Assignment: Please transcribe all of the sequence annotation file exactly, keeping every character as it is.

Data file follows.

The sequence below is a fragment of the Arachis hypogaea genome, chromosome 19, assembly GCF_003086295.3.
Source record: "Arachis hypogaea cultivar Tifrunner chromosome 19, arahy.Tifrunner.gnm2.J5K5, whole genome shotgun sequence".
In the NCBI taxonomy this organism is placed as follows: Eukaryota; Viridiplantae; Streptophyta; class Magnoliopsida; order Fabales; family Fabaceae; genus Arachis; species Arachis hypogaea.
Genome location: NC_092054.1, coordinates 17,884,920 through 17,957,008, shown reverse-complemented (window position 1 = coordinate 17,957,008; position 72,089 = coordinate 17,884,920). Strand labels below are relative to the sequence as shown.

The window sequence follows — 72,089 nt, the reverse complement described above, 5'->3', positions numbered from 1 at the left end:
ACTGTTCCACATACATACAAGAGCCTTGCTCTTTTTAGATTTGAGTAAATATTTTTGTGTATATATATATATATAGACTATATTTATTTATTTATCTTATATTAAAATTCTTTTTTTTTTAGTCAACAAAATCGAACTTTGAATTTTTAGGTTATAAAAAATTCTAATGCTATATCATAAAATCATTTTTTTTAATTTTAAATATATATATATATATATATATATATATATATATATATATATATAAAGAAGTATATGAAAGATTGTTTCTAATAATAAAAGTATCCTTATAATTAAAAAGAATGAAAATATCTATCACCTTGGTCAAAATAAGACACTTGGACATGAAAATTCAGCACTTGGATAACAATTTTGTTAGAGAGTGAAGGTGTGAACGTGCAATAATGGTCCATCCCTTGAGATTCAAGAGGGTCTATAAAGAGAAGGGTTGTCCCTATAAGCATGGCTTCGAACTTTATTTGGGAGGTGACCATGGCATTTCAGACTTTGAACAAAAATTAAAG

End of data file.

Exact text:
The sequence below is a fragment of the Arachis hypogaea genome, chromosome 19, assembly GCF_003086295.3.
Source record: "Arachis hypogaea cultivar Tifrunner chromosome 19, arahy.Tifrunner.gnm2.J5K5, whole genome shotgun sequence".
In the NCBI taxonomy this organism is placed as follows: Eukaryota; Viridiplantae; Streptophyta; class Magnoliopsida; order Fabales; family Fabaceae; genus Arachis; species Arachis hypogaea.
Genome location: NC_092054.1, coordinates 17,884,920 through 17,957,008, shown reverse-complemented (window position 1 = coordinate 17,957,008; position 72,089 = coordinate 17,884,920). Strand labels below are relative to the sequence as shown.

The window sequence follows — 72,089 nt, the reverse complement described above, 5'->3', positions numbered from 1 at the left end:
ACTGTTCCACATACATACAAGAGCCTTGCTCTTTTTAGATTTGAGTAAATATTTTTGTGTATATATATATATATAGACTATATTTATTTATTTATCTTATATTAAAATTCTTTTTTTTTTAGTCAACAAAATCGAACTTTGAATTTTTAGGTTATAAAAAATTCTAATGCTATATCATAAAATCATTTTTTTTAATTTTAAATATATATATATATATATATATATATATATATATATATATATATAAAGAAGTATATGAAAGATTGTTTCTAATAATAAAAGTATCCTTATAATTAAAAAGAATGAAAATATCTATCACCTTGGTCAAAATAAGACACTTGGACATGAAAATTCAGCACTTGGATAACAATTTTGTTAGAGAGTGAAGGTGTGAACGTGCAATAATGGTCCATCCCTTGAGATTCAAGAGGGTCTATAAAGAGAAGGGTTGTCCCTATAAGCATGGCTTCGAACTTTATTTGGGAGGTGACCATGGCATTTCAGACTTTGAACAAAAATTAAAG